Everyone has prejudices. I don’t care who you are or what your background is, we all have things that just irk us to no end. As a reviewer it can be difficult sometimes to put those prejudices aside, to try and read a work based on it’s merit alone and ignore everything else. I have a secret for you readers. I’m not a fan of the latest Dune books put out by Brian Herbert and Kevin Anderson. I haven’t read them, but I have read the original Dune and it’s one of my favorite books ever. I don’t like the new books because it feels like they are trampling on something sacred to me. Who are they to tell me what else happened in the Dune universe. Only one person has that right. Frank Herbert. And since he is dead we are just going to have to content ourselves on what he left for us. Now I know, Brian Herbert is Frank’s son and maybe they even have some old notes and things. I don’t care. It still feels wrong and I don’t like it (plus the other reviewers here at EBR all assure me that the new Dune novels are freaking terrible).
So when I received HELLHOLE by Brian Herbert and Kevin Anderson (Amazon), I thought it was a cruel joke being played upon me (and who knows, it may have been), but I decided to put aside my prejudices and read the book and judge it on it’s own merits. And then something funny happened, something strange and utterly unexpected.
I started to like it.
I know, weird right? But I did. I was having fun reading it. And despite the cast of characters that appeared to include hundreds of viewpoints, I was able to easily keep track of the story and enjoy it. The story takes place on a backwater planet named Halholme (nicknamed Hellhole by it’s citizens) where a defeated General Tiber Adolphus is exiled. He there attempts to undermine the core planets, start a rebellion and organize a new government of deep zone planets. Really it’s more than that, but the rest of the characters and story all hang off of that basic framework. I was surprised how all of those stories interwove and brought out new and interesting details.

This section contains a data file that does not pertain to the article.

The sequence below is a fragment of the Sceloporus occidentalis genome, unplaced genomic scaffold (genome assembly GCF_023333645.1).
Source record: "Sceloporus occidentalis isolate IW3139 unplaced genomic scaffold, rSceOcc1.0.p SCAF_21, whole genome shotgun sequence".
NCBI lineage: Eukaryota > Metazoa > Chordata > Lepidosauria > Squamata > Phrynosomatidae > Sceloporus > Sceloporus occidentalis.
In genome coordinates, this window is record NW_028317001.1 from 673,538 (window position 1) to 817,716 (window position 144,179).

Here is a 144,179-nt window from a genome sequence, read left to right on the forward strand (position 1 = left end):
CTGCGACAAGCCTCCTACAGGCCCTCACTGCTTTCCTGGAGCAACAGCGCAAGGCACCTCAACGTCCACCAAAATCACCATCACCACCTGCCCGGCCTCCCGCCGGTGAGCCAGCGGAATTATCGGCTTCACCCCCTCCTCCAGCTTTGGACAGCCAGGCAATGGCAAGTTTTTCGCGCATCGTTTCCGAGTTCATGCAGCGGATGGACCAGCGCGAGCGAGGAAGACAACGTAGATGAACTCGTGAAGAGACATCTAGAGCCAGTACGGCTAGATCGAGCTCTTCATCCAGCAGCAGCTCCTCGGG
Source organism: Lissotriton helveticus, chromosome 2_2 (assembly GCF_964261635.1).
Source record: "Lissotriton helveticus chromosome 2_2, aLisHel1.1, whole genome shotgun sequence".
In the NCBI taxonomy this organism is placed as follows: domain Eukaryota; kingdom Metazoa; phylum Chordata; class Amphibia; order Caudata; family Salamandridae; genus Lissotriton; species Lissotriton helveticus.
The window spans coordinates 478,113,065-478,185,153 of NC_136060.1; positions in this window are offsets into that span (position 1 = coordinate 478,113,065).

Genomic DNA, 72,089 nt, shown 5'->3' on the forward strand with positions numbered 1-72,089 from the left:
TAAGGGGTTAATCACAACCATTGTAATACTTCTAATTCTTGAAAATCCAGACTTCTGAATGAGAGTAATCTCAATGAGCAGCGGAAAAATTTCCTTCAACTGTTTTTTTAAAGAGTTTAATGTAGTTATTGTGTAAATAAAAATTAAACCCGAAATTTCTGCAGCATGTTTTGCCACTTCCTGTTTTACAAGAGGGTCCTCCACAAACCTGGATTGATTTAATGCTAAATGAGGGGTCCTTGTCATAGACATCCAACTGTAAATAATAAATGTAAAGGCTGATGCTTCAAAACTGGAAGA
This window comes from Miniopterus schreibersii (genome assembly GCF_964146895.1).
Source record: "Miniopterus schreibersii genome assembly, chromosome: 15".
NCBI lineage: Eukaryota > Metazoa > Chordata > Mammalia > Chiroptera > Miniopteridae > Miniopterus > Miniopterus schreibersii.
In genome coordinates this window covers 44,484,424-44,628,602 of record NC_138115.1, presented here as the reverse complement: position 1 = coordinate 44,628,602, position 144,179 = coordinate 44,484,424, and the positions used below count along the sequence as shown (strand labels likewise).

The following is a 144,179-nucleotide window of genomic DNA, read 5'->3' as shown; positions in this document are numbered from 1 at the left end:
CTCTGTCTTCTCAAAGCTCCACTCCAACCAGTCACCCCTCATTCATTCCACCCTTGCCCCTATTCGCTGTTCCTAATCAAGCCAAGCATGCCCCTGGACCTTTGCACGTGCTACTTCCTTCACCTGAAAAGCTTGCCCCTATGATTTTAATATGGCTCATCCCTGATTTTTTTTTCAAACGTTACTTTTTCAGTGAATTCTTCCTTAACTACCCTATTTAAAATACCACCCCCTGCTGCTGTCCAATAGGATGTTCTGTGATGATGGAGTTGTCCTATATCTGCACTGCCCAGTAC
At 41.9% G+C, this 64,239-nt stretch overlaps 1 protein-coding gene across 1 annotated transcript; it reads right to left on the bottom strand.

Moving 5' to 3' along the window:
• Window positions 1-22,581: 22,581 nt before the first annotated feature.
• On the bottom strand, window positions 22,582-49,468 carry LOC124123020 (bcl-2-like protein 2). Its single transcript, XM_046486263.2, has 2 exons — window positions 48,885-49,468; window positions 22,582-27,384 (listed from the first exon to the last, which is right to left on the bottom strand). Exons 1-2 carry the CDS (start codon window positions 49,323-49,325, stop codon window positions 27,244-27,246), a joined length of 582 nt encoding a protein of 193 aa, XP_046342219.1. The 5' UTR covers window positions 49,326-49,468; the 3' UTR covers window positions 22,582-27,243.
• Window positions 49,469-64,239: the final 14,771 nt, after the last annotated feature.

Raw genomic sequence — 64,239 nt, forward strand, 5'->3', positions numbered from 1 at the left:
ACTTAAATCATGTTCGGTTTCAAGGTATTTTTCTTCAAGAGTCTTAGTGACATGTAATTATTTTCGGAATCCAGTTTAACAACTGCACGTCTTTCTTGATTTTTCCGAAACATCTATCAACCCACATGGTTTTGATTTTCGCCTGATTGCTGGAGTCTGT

And then aliens showed up.
Now, I’m an SF nerd, no apologies. If there’s an SF book to be read and reviewed here at EBR, I’m usually the guy to do it. I love aliens, I really do. I love weird planets and alien cultures and all of that, but these aliens killed this story for me. They put a gun to the novel’s head and blew it to messy chunks of confetti. The aliens felt forced, unimaginative and all-powerful/wise in that Yoda way, yet cryptic in that zen master way. It all felt so over-done that I wanted to throw up. Which is a bummer, cause I was enjoying it up to that point.
HELLHOLE was a surprising roller-coaster of a read. I just wish that it had ended on an upswing instead of a down. You know?
So all in all, the book was a surprising roller-coaster of a read. I just wish that it had ended on an upswing instead of a down. There’s good stuff to be had here, but I don’t think I’ll be rushing to pick up the next book in the series. In the end, the total package was mediocre.
P.S. Can you believe I made it through this whole review without making a reference to reading a book entitled HELLHOLE and being forced to review it. SO MANY JOKES!
- Recommended Age: 16+
- Language: Not much
- Violence: Nothing remarkable
- Sex: Alluded to but never shown